I gather there’s a certain cohort who loves Penny Arcade and it’s not a crew I particularly want to upset. First, she's well-loved by your old queers (her term) who were part of the larger-than-life Lou-Reed-ish scene back in the day, or at least were part of it in their imaginations. 

    Also there’s younger white folk sporting vintage hats hooting and clapping and desperately seeking… something. It could be truth. But I thought of another audience end game. It’s possible I’m rationalizing my evening.

    I could certainly watch Penny Arcade in the same way I watched the new Twisted Sister documentary. Or that biopic on Hugo Chavez or Anthony Weiner. The point isn’t trying to find the lessons in what comes out of anyone’s mouth, but to ponder why they believe what they seem to believe about themselves and about everybody else.

    It's all about the context-- seeing the chess board top down, not taking a queens-eye view on blind faith and because she lectured you for an hour and half. 

    In an ironic twist, I'd bet money that Penny Arcade would fucking hate to be anything other than the all-star big star of her show. In another ironic twist... she did berate us endlessly to think for ourselves. So maybe in the end Penny Arcade had her masterful way with me.

    Wednesday, November 30, 2016

    We are Concert Champions

    To get into the luxury boxes in Madison Square Garden, you gotta know a guy. Or Diana. She gives you these big fancy red tickets and you plan all week how you'll approach the ensuite buffet. 

    Tom, Stacie and I arrived early. We wanted to take full advantage of the amenities. This was an astute move since Tom required six trips through the metal detector to successfully empty all his pockets.

    We stepped out of the damp and noisy crowd and into a serenely quiet private elevator reserved for suite guests. A tall man looking awfully suburban was already in there. He chatted up the elevator guy. He said to us in a jocular tone, "So nice to get out of the plebeian masses." We didn't do a fist bump or anything, but there were "same here" looks all around. 

    Then the suburban man told the elevator guy he was going to the 9th floor. We said we were on the 7th, closer to the stage. The man gave us a mock salute. We totally won that round.

    Upon arrival, we attacked the buffet. They had these tiny grilled cheese sandwiches and dip that looked like tomato soup. They had dumplings and sushi, a lovely arrangement of sandwiches and shrimp on toast. All this action went very well with adult beverages. 

    We lounged on bar stools at a bar table facing out over the stage. So Tom could continue to surgically clean out every single mango slice from the fruit plate. And when the steward handed out chocolate pretzel covered ice cream pops, we devoured them very suavely.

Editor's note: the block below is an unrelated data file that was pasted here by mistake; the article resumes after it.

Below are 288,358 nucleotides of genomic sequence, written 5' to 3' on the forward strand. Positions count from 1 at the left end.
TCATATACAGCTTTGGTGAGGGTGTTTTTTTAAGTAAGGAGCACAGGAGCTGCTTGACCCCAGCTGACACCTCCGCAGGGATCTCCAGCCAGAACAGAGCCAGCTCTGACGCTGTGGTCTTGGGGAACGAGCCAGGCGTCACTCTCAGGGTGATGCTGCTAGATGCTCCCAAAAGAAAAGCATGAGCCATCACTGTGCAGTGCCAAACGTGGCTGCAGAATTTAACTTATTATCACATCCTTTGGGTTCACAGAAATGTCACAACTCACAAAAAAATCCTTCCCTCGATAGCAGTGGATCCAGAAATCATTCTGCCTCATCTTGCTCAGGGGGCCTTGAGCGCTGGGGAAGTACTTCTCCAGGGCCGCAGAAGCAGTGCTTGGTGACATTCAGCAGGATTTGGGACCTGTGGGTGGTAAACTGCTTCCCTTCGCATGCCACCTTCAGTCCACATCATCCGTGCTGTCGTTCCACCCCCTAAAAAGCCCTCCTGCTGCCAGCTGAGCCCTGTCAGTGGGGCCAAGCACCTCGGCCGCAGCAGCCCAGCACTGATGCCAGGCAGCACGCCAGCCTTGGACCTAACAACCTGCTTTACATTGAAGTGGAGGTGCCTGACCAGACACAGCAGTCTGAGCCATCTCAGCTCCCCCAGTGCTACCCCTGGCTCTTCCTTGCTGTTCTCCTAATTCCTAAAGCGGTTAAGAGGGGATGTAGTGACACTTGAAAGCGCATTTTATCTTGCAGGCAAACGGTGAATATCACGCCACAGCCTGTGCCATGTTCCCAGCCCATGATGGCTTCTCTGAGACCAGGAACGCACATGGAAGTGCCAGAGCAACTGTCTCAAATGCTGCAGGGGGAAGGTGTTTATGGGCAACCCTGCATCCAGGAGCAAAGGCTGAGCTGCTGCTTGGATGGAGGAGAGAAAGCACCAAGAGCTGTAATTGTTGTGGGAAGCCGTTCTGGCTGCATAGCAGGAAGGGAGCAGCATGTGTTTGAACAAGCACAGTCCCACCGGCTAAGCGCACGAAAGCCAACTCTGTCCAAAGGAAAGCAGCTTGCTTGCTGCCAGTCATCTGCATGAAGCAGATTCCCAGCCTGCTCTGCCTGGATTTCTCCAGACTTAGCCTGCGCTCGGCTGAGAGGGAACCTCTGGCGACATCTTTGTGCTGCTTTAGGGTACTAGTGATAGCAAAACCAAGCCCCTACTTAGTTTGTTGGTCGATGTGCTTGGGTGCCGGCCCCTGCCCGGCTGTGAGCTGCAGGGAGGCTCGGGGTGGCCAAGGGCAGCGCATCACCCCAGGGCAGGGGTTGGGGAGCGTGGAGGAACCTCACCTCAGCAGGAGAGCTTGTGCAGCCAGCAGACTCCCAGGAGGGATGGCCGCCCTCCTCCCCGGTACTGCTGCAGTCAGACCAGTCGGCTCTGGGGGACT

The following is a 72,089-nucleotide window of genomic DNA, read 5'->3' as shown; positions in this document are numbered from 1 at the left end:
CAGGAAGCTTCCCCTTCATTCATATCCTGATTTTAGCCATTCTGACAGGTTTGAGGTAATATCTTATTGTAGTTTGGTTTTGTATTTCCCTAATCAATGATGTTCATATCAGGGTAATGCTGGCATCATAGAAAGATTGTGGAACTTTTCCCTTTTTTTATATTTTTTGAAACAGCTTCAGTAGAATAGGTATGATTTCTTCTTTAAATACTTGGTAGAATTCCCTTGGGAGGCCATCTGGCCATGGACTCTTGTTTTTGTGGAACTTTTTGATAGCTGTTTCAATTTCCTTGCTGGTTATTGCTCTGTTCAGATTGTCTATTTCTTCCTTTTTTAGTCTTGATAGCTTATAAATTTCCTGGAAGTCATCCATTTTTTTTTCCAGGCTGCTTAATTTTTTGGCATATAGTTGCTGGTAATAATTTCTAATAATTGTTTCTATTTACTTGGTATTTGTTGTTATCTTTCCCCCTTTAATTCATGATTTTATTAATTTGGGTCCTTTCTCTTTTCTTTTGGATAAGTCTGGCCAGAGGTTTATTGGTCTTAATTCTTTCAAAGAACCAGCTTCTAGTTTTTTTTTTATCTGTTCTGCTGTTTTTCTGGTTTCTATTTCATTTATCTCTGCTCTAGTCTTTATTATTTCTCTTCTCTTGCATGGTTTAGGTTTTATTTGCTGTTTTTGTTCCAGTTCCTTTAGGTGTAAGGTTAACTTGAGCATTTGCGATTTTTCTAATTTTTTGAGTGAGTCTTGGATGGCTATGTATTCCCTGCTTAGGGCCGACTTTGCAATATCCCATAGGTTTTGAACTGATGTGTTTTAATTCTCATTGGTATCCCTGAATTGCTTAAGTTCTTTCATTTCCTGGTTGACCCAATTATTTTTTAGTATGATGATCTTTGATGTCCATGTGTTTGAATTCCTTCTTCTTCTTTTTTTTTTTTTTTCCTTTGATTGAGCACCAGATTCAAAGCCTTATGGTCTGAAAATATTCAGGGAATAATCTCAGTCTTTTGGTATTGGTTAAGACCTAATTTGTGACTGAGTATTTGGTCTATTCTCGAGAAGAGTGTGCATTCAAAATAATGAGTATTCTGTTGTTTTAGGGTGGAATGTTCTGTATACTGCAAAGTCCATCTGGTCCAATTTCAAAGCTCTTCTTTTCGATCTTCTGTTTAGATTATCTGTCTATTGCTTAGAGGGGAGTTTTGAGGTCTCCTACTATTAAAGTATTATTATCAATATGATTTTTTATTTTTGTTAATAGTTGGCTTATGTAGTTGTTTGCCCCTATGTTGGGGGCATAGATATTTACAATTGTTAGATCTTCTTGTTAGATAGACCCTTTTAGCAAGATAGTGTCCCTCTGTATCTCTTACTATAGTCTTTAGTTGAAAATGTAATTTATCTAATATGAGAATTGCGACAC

video

    Billy Joel came out. Andy's friend the guitar player came out. We cheered wildly.


    Monday, November 28, 2016

    ...and Tom just laughed

    I went to the alternative doctor today to see what could be done about these sinus headaches. He looked at my tongue and told me my digestive system was weak. He advised me to immediately:

    1. Give up coffee.
    2. No dairy. No gluten.
    3. Quit drinking.
    4. Go to bed before 11pm. (He actually said 10pm, but given that 10pm is like the middle of the afternoon, I am deliberately not hearing that right.)
    I didn't even make it 2 hours. Tomorrow I will try again. 


    NaBloPoMo #28.
    2 More Days!

    Sunday, November 27, 2016

    Things I've Seen on The Sidewalk Lately





    1. A pressed cloth napkin on Greenwich Avenue near 7th.
      I imagine someone got up from a lovely brunch and made it the whole way out onto the street before the napkin static-clinging to their pants tumbled to the curb.
    2. A huge dead rat on 8th Avenue by 15th Street. The rat was grey and very well fed. It lay on its side, in the dead center (ha ha) of the sidewalk. Someone had carefully stuck a red baseball cap on the rat's head. At first, I thought it was a "Make America Great Again" hat, but it turns out it was not. 


    NaBloPoMo #27

    Saturday, November 26, 2016

    Changing of the Guard

    Friday turned into Saturday and family turned into friends. Then other friends bearing Gibson Les Pauls and Fender amps (twinsies!). And drums. And a ukulele. And some kind of weird cigar box slide guitar thing. We found Tom a microphone and. Band Night.

    Darcey with the recap:

    "I don't mind talking into a microphone. But singing...."

    "I can play Gs and As all day."

    "We should be called The Soft Pants."



    Now it's 1:30AM and we're watching old music videos. Everlong. Closer. Karma Police. Toxic.

    Toxic?